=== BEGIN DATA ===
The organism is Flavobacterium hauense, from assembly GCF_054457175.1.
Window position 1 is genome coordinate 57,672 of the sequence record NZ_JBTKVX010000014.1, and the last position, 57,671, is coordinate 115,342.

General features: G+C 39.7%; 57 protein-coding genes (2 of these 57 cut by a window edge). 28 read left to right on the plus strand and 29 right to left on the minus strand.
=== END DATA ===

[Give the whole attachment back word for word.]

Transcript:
The organism is Flavobacterium hauense, from assembly GCF_054457175.1.
Window position 1 is genome coordinate 57,672 of the sequence record NZ_JBTKVX010000014.1, and the last position, 57,671, is coordinate 115,342.

General features: G+C 39.7%; 57 protein-coding genes (2 of these 57 cut by a window edge). 28 read left to right on the plus strand and 29 right to left on the minus strand.